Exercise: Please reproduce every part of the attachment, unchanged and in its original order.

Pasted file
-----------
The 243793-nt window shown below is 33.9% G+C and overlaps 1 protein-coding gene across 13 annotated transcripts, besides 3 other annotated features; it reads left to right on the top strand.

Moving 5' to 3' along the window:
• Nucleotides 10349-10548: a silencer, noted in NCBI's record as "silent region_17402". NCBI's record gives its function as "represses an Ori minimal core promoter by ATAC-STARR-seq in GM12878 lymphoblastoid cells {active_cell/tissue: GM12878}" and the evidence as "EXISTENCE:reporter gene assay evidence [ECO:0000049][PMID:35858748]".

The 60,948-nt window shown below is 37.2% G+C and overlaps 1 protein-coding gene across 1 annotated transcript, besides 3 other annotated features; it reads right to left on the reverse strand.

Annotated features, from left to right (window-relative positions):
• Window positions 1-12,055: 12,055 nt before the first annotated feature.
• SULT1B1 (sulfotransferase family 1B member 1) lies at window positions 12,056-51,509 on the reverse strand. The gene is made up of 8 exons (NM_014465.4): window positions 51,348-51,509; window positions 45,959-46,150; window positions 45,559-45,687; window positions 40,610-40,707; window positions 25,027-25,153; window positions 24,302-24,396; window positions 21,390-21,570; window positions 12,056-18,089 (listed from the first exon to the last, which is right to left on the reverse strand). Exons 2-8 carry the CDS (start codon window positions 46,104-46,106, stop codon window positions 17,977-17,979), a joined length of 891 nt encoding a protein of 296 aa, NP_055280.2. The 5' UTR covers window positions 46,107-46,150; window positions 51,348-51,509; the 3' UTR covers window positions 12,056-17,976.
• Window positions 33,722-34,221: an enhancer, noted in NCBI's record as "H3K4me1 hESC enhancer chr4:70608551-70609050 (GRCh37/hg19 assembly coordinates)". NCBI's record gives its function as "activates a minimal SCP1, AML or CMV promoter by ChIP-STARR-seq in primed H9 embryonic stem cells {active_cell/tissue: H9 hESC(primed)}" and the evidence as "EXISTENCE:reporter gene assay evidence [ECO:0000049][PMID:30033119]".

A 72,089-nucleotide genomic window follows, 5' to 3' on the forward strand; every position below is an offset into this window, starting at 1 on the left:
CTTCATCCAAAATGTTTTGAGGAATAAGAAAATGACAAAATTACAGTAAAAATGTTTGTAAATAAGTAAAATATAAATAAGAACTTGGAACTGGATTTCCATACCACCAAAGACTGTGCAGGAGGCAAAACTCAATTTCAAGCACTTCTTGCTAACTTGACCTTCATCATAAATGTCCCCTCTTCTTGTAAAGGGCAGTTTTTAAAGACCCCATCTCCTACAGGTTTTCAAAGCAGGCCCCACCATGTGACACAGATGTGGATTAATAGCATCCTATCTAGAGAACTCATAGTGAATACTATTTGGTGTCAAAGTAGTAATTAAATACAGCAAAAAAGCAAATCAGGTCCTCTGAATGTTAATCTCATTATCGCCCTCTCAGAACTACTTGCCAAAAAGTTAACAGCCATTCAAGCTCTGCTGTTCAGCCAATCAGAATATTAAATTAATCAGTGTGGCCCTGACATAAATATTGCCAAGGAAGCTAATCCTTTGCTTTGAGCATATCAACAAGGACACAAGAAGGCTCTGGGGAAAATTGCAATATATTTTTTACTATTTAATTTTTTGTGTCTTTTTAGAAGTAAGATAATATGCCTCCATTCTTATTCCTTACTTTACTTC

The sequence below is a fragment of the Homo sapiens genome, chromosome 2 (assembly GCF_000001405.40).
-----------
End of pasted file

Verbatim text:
The 243793-nt window shown below is 33.9% G+C and overlaps 1 protein-coding gene across 13 annotated transcripts, besides 3 other annotated features; it reads left to right on the top strand.

Moving 5' to 3' along the window:
• Nucleotides 10349-10548: a silencer, noted in NCBI's record as "silent region_17402". NCBI's record gives its function as "represses an Ori minimal core promoter by ATAC-STARR-seq in GM12878 lymphoblastoid cells {active_cell/tissue: GM12878}" and the evidence as "EXISTENCE:reporter gene assay evidence [ECO:0000049][PMID:35858748]".

The 60,948-nt window shown below is 37.2% G+C and overlaps 1 protein-coding gene across 1 annotated transcript, besides 3 other annotated features; it reads right to left on the reverse strand.

Annotated features, from left to right (window-relative positions):
• Window positions 1-12,055: 12,055 nt before the first annotated feature.
• SULT1B1 (sulfotransferase family 1B member 1) lies at window positions 12,056-51,509 on the reverse strand. The gene is made up of 8 exons (NM_014465.4): window positions 51,348-51,509; window positions 45,959-46,150; window positions 45,559-45,687; window positions 40,610-40,707; window positions 25,027-25,153; window positions 24,302-24,396; window positions 21,390-21,570; window positions 12,056-18,089 (listed from the first exon to the last, which is right to left on the reverse strand). Exons 2-8 carry the CDS (start codon window positions 46,104-46,106, stop codon window positions 17,977-17,979), a joined length of 891 nt encoding a protein of 296 aa, NP_055280.2. The 5' UTR covers window positions 46,107-46,150; window positions 51,348-51,509; the 3' UTR covers window positions 12,056-17,976.
• Window positions 33,722-34,221: an enhancer, noted in NCBI's record as "H3K4me1 hESC enhancer chr4:70608551-70609050 (GRCh37/hg19 assembly coordinates)". NCBI's record gives its function as "activates a minimal SCP1, AML or CMV promoter by ChIP-STARR-seq in primed H9 embryonic stem cells {active_cell/tissue: H9 hESC(primed)}" and the evidence as "EXISTENCE:reporter gene assay evidence [ECO:0000049][PMID:30033119]".

A 72,089-nucleotide genomic window follows, 5' to 3' on the forward strand; every position below is an offset into this window, starting at 1 on the left:
CTTCATCCAAAATGTTTTGAGGAATAAGAAAATGACAAAATTACAGTAAAAATGTTTGTAAATAAGTAAAATATAAATAAGAACTTGGAACTGGATTTCCATACCACCAAAGACTGTGCAGGAGGCAAAACTCAATTTCAAGCACTTCTTGCTAACTTGACCTTCATCATAAATGTCCCCTCTTCTTGTAAAGGGCAGTTTTTAAAGACCCCATCTCCTACAGGTTTTCAAAGCAGGCCCCACCATGTGACACAGATGTGGATTAATAGCATCCTATCTAGAGAACTCATAGTGAATACTATTTGGTGTCAAAGTAGTAATTAAATACAGCAAAAAAGCAAATCAGGTCCTCTGAATGTTAATCTCATTATCGCCCTCTCAGAACTACTTGCCAAAAAGTTAACAGCCATTCAAGCTCTGCTGTTCAGCCAATCAGAATATTAAATTAATCAGTGTGGCCCTGACATAAATATTGCCAAGGAAGCTAATCCTTTGCTTTGAGCATATCAACAAGGACACAAGAAGGCTCTGGGGAAAATTGCAATATATTTTTTACTATTTAATTTTTTGTGTCTTTTTAGAAGTAAGATAATATGCCTCCATTCTTATTCCTTACTTTACTTC

The sequence below is a fragment of the Homo sapiens genome, chromosome 2 (assembly GCF_000001405.40).